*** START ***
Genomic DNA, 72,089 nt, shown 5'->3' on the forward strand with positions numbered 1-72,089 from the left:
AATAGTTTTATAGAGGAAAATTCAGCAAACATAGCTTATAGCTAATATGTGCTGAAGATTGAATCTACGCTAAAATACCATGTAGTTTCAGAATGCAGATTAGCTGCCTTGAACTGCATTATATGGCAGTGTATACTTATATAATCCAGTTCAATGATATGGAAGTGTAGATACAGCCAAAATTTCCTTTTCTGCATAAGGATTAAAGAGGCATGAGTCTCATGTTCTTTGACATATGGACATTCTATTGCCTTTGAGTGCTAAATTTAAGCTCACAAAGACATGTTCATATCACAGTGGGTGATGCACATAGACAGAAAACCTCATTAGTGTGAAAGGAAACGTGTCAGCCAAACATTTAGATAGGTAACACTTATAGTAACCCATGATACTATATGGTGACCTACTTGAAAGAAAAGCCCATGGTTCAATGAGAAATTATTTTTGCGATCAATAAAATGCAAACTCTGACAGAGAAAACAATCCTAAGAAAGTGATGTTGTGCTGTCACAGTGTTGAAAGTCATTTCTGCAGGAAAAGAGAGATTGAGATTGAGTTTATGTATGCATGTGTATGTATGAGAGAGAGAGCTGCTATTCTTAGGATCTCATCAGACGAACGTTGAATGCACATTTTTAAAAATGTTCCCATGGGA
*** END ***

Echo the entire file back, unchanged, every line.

Genomic DNA, 72,089 nt, shown 5'->3' on the forward strand with positions numbered 1-72,089 from the left:
AATAGTTTTATAGAGGAAAATTCAGCAAACATAGCTTATAGCTAATATGTGCTGAAGATTGAATCTACGCTAAAATACCATGTAGTTTCAGAATGCAGATTAGCTGCCTTGAACTGCATTATATGGCAGTGTATACTTATATAATCCAGTTCAATGATATGGAAGTGTAGATACAGCCAAAATTTCCTTTTCTGCATAAGGATTAAAGAGGCATGAGTCTCATGTTCTTTGACATATGGACATTCTATTGCCTTTGAGTGCTAAATTTAAGCTCACAAAGACATGTTCATATCACAGTGGGTGATGCACATAGACAGAAAACCTCATTAGTGTGAAAGGAAACGTGTCAGCCAAACATTTAGATAGGTAACACTTATAGTAACCCATGATACTATATGGTGACCTACTTGAAAGAAAAGCCCATGGTTCAATGAGAAATTATTTTTGCGATCAATAAAATGCAAACTCTGACAGAGAAAACAATCCTAAGAAAGTGATGTTGTGCTGTCACAGTGTTGAAAGTCATTTCTGCAGGAAAAGAGAGATTGAGATTGAGTTTATGTATGCATGTGTATGTATGAGAGAGAGAGCTGCTATTCTTAGGATCTCATCAGACGAACGTTGAATGCACATTTTTAAAAATGTTCCCATGGGA